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    ABSTRACT: The evidence of antiatherogenic and vasodilatatory effects of testosterone (T) suggest a possible role of the lack of this hormone in the development and pathophysiology of coronary artery disease (CAD). Aim of the present study was to evaluate the effects of oral administration of testosterone undecanoate during a period of three months on serum lipid levels and on the occurrence of anginal attacks and daily ischemic episodes in patients with CAD. Eighty seven (87) diabetic male subjects (mean age: 74+/-7 years) with proven CAD were randomized to a 12 week treatment with either T undecanoate (40 mg administered three daily) or placebo (P) in a double blind protocol. Weekly episodes of angina attacks, number of ischemic episodes daily and total ischemic burden on ambulatory ECG Holter were evaluated at baseline and at the end of the study. Serum total cholesterol and triglyceride concentrations were also measured at the same time points. Compared to P, T significantly reduced the number of anginal attacks/weeks of 34% (p<0.05); the silent ischemic episodes of 26% (p<0.05), and the total ischemic burden of 21% (p<0.05) on ambulatory ECG monitoring. After 12 weeks total cholesterol, plasma triglycerides and HOMA index were significantly reduced in the T group compared to P group. Three months administration of T has beneficial effect on serum cholesterol and triglyceride levels in patients with CAD and reduces the number of anginal attacks, and ischemic episodes. These effect may be related to the metabolic and vasoactive properties of the hormone. Further studies are needed in order to assess the long term relevance of these effects.
    International journal of cardiology 04/2009; 142(1):50-5. · 6.18 Impact Factor
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    ABSTRACT: To evaluate whether metabolic syndrome MS has a gender dependent effect on the recovery of functional capacity in patients (pts) with coronary heart disease (CHD) undergoing a cardiac rehabilitation program. We studied 286 CHD patients, age 66.2+/-10.6 (median+/-SD); M/F 187/99. Patients were divided into two groups according to the presence (MS, 48%) or not (nMS, 52%) of MS. MS was present in 48% of patients. Functional capacity was assessed by the distance walked at six minute walking test (6MWT), and by a maximal exercise test. Compared to patients without MS, those with MS walked a lower distance at 6MWT (438+/-110 vs 408+/-123 m; p<0.05), had a lower maximal exercise capacity (7.6+/-1.8 vs 9.3+/-1.2 MET; p<0.05) and a lower heart rate recovery (HRR) (16+/-9 vs 22+/-8; p<0.05). Male patients with or without MS had a similar degree of functional recovery (51%) while women with MS had a significantly lower recovery than nMS (20% vs 40%). In a multivariate logistic regression model, including body mass index, age, gender hypertension, ejection fraction and diabetes, MS predicted a reduced performance at 6MWT in the overall population (OR 1.4, 95% CI 1.7 to 2.4) and in women (OR 1.31; 95% CI 1.20-1.62), while it was not predictive in males. CAD patients with MS have lower functional recovery and HRR than nMS. However MS is an independent predictor of lower exercise capacity only in female gender.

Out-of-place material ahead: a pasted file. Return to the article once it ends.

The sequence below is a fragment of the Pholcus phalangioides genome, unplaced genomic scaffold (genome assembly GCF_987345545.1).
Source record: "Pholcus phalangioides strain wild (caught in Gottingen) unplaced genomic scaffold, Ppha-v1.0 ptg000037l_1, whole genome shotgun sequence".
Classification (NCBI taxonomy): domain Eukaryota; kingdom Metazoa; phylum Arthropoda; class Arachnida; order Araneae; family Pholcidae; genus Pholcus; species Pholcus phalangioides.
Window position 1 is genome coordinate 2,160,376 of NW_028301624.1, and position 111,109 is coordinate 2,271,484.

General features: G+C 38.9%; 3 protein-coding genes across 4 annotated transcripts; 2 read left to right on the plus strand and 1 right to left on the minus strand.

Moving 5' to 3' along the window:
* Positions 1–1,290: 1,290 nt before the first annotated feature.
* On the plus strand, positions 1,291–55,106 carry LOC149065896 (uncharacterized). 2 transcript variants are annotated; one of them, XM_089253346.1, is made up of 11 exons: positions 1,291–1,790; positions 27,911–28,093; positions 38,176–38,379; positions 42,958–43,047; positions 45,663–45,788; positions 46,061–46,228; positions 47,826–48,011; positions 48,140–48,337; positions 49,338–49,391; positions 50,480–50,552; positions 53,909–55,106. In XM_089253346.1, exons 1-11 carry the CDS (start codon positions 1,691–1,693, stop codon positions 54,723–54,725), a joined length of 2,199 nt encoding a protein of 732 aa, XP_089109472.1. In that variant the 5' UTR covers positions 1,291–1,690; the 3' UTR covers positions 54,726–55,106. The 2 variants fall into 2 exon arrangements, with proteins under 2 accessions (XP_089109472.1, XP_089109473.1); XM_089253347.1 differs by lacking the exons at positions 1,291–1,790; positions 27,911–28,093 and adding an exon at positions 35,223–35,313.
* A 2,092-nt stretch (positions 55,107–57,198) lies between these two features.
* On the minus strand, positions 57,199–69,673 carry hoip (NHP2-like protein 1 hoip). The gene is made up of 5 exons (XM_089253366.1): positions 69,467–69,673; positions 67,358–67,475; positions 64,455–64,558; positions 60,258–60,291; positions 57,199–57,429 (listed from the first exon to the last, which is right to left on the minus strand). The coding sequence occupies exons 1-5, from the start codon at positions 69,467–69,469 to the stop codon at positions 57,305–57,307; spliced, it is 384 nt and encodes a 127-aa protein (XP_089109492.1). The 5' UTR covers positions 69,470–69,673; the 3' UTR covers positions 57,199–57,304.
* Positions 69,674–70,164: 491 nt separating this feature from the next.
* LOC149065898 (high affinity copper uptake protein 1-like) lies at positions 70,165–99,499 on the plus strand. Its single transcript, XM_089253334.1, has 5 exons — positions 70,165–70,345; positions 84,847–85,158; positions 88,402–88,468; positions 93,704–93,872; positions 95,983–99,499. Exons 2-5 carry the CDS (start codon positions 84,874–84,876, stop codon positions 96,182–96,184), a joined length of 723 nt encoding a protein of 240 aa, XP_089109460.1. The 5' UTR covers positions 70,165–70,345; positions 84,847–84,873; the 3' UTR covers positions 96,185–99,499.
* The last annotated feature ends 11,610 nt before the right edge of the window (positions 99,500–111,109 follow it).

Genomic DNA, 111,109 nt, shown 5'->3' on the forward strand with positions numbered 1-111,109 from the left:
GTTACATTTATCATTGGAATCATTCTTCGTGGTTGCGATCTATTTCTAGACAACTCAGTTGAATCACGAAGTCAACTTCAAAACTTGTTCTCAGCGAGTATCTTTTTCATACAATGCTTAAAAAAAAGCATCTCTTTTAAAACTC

International journal of cardiology 08/2008; 135(3):296-301. · 6.18 Impact Factor
  • European Journal of Heart Failure Supplements 01/2008; 7:115-115.
  • C Vitale, M Miceli, G M C Rosano
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    ABSTRACT: Cardiovascular disease is the leading cause of mortality and morbidity in women after the age of 50 years in most developed countries. Epidemiology, symptoms and progression of cardiovascular disease are different in women than in men. Indeed, women develop cardiovascular disease when they are about 10 years older than men and typically after the menopause. Risk factors have a different impact in determining cardiovascular risk in the two sexes. In men, cholesterol is more important than in women, in whom arterial hypertension, diabetes and their combination has a greater importance in determining cardiovascular risk. Menopause is an important cardiovascular risk factor both for the negative effect of ovarian hormone deprivation on cardiovascular function and for the consequent worsening of cardiovascular risk factors. Marked gender differences also exist in the clinical manifestations of atherosclerosis and in the pattern of symptoms in the two sexes. Angina, the most common manifestation of coronary heart disease, is frequently uncomplicated in women, whereas in men it tends to evolve to an acute coronary syndrome. The clinical presentation of acute ischemic syndromes is also different in men and women and, because of the frequent atypical symptoms, women tend to underestimate the importance of them. Because of the different impact of cardiovascular risk factors in men and women, the strategies for prevention should be different in the two sexes. In women, the control of blood pressure and glucose metabolism should be a priority. Furthermore, hormone replacement therapy may still have a role in the prevention of cardiovascular diseases if given to the right woman and at the right time.
    Climacteric 11/2007; 10 Suppl 2:16-20. · 1.96 Impact Factor
  • European Journal of Heart Failure Supplements 01/2007; 6(1):15-15.
  • European Journal of Heart Failure Supplements 01/2007; 6(1):153-154.